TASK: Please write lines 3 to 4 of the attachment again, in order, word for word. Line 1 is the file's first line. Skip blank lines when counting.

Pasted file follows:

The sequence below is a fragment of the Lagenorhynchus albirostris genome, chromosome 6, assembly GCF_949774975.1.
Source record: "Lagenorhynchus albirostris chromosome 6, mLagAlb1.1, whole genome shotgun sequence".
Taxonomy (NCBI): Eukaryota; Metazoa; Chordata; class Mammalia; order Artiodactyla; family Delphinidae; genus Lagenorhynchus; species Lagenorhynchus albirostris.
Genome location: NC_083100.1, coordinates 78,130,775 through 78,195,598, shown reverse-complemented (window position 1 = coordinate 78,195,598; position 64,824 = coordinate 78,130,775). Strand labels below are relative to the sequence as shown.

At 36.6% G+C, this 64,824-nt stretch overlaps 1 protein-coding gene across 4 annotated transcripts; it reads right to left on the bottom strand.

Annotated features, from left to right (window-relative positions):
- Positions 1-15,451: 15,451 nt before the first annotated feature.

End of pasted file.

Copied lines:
Taxonomy (NCBI): Eukaryota; Metazoa; Chordata; class Mammalia; order Artiodactyla; family Delphinidae; genus Lagenorhynchus; species Lagenorhynchus albirostris.
Genome location: NC_083100.1, coordinates 78,130,775 through 78,195,598, shown reverse-complemented (window position 1 = coordinate 78,195,598; position 64,824 = coordinate 78,130,775). Strand labels below are relative to the sequence as shown.